But the Lord said to him (twice), “What are you doing here, Elijah?”

I’m 67 years old and just had my first burn out experience. It never happened during an intense 40+ year business career, most of it as the chief sales and marketing officer of a company with a half-billion dollars in assets. No, it came two years after entering vocational ministry as the CEO of an emerging Christian nonprofit ministry.

Here’s a list of the symptoms that I experienced during my burnout adventure:

  • I allowed the busyness of the work to crowd out my sacred early morning time with God, including spiritually fueling my heart and mind with His power-giving Word.
  • I sacrificed attention to my physical wellbeing diminishing my physical energy reserves and the capacity to renew them.
  • My emotional battery ran fully dry and nothing I did would recharge and restore my emotional equilibrium.
  • I just wanted to sit in my reading chair in our darkened guest bedroom and let my mind and emotions go numb for hours at a time. It’s like my mind and heart kept saying, “Leave me alone!”
  • I could not focus or concentrate on much of anything, let alone effectively engage with work duties.
  • When I finally made it into my office knowing that people were depending on me to get work done, I’d lean on my desk with head in hands and inexplicably begin weeping—then do in several hours what normally would have taken one.

Thanks to grace-laden empathy and loving care from my wife, and support from my board after confessing my burnout state and admitting that I couldn’t go on like this—some recovery realizations (life lessons) began to emerge. I’m happy to say the healing process, though not complete, is underway.

Here are some important lessons that God has been showing me, along with insights drawn from Elijah’s story when he became paralyzed with fear upon hearing Jezebel’s pledge that “he would be dead by the same time tomorrow”.

Lesson 1: Working long days and maxing out every minute of your schedule week after week as a regular routine may seem efficient and the epitome of a high-performance leader, but it’s not. It’s folly. If your body’s tachometer is constantly running on or over the red line, then you’ve set the stage for burnout. If you leave no slack in your schedule, and you don’t renew body, mind, and soul on a regimented basis, then some Jezebel moment (inevitable for pastors) will come from out of nowhere tipping you off balance enough that you won’t be able to stop a tumble into burnout. Renewing your mental, physical, and emotional reserves, and scheduling some slack time for unexpected intrusions is critical for thriving.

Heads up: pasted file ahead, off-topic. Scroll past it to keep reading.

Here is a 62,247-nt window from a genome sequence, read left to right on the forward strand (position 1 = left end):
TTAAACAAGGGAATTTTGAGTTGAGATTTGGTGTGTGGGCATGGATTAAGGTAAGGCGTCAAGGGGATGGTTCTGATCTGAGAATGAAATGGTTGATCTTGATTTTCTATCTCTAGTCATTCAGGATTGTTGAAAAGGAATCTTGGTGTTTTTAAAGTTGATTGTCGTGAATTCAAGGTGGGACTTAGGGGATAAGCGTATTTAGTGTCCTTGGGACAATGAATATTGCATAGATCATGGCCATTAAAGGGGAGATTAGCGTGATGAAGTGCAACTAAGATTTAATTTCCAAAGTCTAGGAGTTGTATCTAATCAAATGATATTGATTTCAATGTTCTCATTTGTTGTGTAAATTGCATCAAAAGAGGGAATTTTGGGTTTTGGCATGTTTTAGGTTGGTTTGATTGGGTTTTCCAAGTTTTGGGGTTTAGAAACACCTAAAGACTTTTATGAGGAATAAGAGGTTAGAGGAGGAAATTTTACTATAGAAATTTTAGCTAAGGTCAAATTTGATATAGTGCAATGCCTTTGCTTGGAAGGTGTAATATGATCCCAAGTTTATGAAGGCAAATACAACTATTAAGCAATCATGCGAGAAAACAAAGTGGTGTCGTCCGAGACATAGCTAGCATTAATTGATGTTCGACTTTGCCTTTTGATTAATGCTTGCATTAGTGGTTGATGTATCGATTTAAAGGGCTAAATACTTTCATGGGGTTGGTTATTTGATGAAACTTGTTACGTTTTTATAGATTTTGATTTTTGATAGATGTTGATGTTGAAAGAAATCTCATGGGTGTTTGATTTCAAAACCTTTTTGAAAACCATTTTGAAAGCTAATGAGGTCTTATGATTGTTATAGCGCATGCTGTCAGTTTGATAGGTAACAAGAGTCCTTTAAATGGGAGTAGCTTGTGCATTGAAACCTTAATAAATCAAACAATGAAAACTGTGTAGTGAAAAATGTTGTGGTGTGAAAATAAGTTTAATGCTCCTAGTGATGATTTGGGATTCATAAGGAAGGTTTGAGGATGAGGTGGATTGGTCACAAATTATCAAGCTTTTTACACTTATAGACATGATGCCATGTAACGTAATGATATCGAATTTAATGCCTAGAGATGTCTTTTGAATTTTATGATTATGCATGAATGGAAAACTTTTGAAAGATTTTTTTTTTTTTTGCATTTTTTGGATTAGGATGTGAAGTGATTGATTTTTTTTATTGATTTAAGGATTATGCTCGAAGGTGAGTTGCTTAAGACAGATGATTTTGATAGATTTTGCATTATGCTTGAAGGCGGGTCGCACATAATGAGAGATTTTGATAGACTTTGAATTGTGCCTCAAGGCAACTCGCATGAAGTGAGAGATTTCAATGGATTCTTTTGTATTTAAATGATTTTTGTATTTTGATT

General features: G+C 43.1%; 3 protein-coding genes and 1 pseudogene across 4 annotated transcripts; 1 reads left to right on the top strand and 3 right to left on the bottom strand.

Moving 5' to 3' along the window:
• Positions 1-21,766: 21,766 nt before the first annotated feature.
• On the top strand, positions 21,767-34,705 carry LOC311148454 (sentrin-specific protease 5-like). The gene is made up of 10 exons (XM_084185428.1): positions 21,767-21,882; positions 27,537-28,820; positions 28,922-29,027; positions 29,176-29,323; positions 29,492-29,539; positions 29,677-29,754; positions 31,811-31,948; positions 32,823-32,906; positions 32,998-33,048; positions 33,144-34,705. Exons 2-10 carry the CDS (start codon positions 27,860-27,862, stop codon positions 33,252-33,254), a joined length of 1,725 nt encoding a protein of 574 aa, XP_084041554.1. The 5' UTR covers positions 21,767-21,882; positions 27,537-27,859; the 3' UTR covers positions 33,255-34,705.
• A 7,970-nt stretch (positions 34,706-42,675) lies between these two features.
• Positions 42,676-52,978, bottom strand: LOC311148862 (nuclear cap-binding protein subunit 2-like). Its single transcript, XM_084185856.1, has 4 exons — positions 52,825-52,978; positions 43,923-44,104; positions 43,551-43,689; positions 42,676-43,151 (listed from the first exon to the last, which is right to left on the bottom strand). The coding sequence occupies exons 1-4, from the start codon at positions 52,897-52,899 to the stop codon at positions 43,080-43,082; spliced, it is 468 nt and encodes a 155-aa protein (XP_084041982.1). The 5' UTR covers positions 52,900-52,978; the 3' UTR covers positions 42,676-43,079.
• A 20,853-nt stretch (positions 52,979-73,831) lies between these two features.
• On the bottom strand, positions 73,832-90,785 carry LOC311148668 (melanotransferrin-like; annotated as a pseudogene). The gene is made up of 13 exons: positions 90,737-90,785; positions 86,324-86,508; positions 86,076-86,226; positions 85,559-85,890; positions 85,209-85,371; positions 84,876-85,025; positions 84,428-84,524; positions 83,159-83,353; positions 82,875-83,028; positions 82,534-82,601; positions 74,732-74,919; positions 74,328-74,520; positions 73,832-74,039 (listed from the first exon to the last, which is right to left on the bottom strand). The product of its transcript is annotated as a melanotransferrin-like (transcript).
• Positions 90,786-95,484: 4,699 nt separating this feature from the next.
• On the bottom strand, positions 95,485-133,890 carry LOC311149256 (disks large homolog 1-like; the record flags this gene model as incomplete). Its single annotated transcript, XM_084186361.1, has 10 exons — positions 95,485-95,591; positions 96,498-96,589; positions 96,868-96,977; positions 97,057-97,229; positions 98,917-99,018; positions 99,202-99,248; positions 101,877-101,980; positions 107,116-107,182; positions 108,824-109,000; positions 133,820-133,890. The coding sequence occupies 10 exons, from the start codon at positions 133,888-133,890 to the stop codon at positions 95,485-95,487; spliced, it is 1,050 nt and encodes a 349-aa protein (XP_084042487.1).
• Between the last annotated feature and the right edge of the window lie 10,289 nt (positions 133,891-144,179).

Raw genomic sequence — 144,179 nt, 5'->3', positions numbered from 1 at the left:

Lesson 2: Running away and hiding is never the answer for healing. Self-pity doesn’t work either. In a moment of weakness (after facing 450 prophets of Baal), Elijah inexplicably caves to Jezebel’s death threat. He flees to Beersheba, dumps his loyal servant (isolated pastors beware), and wanders out into the wilderness in total despair asking God to take his life. God, through an angel, twice prescribes sleep and nutrition. This therapy was a prerequisite for what was to come next.

Lesson 3: During times like this in your life, God wants to meet with you face to face for a divine counseling engagement. God will never squander an opportunity to teach you when you hit bottom. For Elijah, he traveled forty days and nights to the mountain of God. As all good counselors do, God starts his therapy session with a question, “What are you doing here, Elijah?” I would paraphrase the question, “What the heck are you doing here, Elijah?” Elijah disgorges his negative feelings, projecting blame on others for his condition. God gives Elijah an object lesson. He is not to be found in a windstorm, earthquake, or fire; it was in a gentle whisper that Elijah knew God was near. That whisper turned into a repeated question, “What are you doing here, Elijah?” Elijah disgorges a second time, still projecting blame on others. Insight: it takes a while to unpack emotional garbage, and it’s critical to get it all out. For me, my gentle whisper from God was, “Stop trying to do big things (wind, quake, and fire) in your own strength, and learn to trust Me!”

Lesson 4: It’s critical to delegate and work from priorities, making a fresh pledge to God that you will indeed learn to trust Him. After all, “without faith (trust), it’s impossible to please God” (Hebrews 11:6). It’s a strange form of insanity to try and do God’s work in your own strength. After his counseling session with God, Elijah was told to trace his steps backward from whence he came and resume his prophetic duties by appointing leaders who would join Elijah in sharing and perpetuating leadership responsibility. As part of my recovery, we repositioned a gifted executive to manage operations, the stuff that was crushing me. My early morning coffee time with Jesus has been restored. Tears of returning joy now come at the end of the day as I once again am able to reflect on God’s goodness.

 

By: Hugh White
Hugh White is a preachers kid, seminary graduate, teaching elder, and the president of Full Strength Network.